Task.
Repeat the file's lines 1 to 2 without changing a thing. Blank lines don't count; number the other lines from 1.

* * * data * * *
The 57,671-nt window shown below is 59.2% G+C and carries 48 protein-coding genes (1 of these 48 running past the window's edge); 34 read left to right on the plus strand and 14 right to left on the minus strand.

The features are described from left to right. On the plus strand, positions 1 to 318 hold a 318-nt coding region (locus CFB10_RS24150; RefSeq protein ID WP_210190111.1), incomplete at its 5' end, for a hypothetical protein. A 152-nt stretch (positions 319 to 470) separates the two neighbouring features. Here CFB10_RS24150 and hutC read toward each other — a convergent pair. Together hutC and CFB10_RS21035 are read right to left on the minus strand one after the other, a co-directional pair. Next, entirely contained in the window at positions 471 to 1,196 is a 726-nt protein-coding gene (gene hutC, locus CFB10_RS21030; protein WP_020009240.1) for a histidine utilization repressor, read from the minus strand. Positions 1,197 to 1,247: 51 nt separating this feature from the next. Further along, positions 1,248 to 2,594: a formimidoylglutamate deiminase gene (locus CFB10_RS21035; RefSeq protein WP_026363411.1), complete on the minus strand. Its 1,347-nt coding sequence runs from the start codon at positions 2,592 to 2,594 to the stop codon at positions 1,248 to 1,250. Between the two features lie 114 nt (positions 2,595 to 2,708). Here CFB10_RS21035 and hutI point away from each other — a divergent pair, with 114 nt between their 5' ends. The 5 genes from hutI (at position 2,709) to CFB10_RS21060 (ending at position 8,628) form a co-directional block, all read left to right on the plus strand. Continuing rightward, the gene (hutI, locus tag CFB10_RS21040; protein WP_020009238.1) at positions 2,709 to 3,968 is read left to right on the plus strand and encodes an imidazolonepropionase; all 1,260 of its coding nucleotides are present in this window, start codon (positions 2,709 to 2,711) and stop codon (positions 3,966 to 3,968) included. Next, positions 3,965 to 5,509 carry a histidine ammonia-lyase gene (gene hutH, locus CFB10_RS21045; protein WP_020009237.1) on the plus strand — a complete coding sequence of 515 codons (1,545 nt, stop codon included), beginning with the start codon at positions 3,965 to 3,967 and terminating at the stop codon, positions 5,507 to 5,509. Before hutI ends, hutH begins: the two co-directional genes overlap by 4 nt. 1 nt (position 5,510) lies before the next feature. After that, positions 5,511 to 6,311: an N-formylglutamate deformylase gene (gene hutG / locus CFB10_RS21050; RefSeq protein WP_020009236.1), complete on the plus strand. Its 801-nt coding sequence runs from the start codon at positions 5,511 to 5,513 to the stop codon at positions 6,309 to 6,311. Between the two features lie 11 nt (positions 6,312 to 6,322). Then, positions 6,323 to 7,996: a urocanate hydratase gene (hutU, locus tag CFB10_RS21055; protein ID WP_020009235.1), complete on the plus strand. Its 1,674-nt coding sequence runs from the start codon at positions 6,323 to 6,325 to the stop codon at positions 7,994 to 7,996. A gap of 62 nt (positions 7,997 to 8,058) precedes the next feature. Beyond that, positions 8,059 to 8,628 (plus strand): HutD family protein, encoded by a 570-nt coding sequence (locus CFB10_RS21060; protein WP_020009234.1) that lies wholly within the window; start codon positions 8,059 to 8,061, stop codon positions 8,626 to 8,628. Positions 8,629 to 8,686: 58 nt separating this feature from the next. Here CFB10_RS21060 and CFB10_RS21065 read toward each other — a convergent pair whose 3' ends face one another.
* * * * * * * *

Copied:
The 57,671-nt window shown below is 59.2% G+C and carries 48 protein-coding genes (1 of these 48 running past the window's edge); 34 read left to right on the plus strand and 14 right to left on the minus strand.

The features are described from left to right. On the plus strand, positions 1 to 318 hold a 318-nt coding region (locus CFB10_RS24150; RefSeq protein ID WP_210190111.1), incomplete at its 5' end, for a hypothetical protein. A 152-nt stretch (positions 319 to 470) separates the two neighbouring features. Here CFB10_RS24150 and hutC read toward each other — a convergent pair. Together hutC and CFB10_RS21035 are read right to left on the minus strand one after the other, a co-directional pair. Next, entirely contained in the window at positions 471 to 1,196 is a 726-nt protein-coding gene (gene hutC, locus CFB10_RS21030; protein WP_020009240.1) for a histidine utilization repressor, read from the minus strand. Positions 1,197 to 1,247: 51 nt separating this feature from the next. Further along, positions 1,248 to 2,594: a formimidoylglutamate deiminase gene (locus CFB10_RS21035; RefSeq protein WP_026363411.1), complete on the minus strand. Its 1,347-nt coding sequence runs from the start codon at positions 2,592 to 2,594 to the stop codon at positions 1,248 to 1,250. Between the two features lie 114 nt (positions 2,595 to 2,708). Here CFB10_RS21035 and hutI point away from each other — a divergent pair, with 114 nt between their 5' ends. The 5 genes from hutI (at position 2,709) to CFB10_RS21060 (ending at position 8,628) form a co-directional block, all read left to right on the plus strand. Continuing rightward, the gene (hutI, locus tag CFB10_RS21040; protein WP_020009238.1) at positions 2,709 to 3,968 is read left to right on the plus strand and encodes an imidazolonepropionase; all 1,260 of its coding nucleotides are present in this window, start codon (positions 2,709 to 2,711) and stop codon (positions 3,966 to 3,968) included. Next, positions 3,965 to 5,509 carry a histidine ammonia-lyase gene (gene hutH, locus CFB10_RS21045; protein WP_020009237.1) on the plus strand — a complete coding sequence of 515 codons (1,545 nt, stop codon included), beginning with the start codon at positions 3,965 to 3,967 and terminating at the stop codon, positions 5,507 to 5,509. Before hutI ends, hutH begins: the two co-directional genes overlap by 4 nt. 1 nt (position 5,510) lies before the next feature. After that, positions 5,511 to 6,311: an N-formylglutamate deformylase gene (gene hutG / locus CFB10_RS21050; RefSeq protein WP_020009236.1), complete on the plus strand. Its 801-nt coding sequence runs from the start codon at positions 5,511 to 5,513 to the stop codon at positions 6,309 to 6,311. Between the two features lie 11 nt (positions 6,312 to 6,322). Then, positions 6,323 to 7,996: a urocanate hydratase gene (hutU, locus tag CFB10_RS21055; protein ID WP_020009235.1), complete on the plus strand. Its 1,674-nt coding sequence runs from the start codon at positions 6,323 to 6,325 to the stop codon at positions 7,994 to 7,996. A gap of 62 nt (positions 7,997 to 8,058) precedes the next feature. Beyond that, positions 8,059 to 8,628 (plus strand): HutD family protein, encoded by a 570-nt coding sequence (locus CFB10_RS21060; protein WP_020009234.1) that lies wholly within the window; start codon positions 8,059 to 8,061, stop codon positions 8,626 to 8,628. Positions 8,629 to 8,686: 58 nt separating this feature from the next. Here CFB10_RS21060 and CFB10_RS21065 read toward each other — a convergent pair whose 3' ends face one another.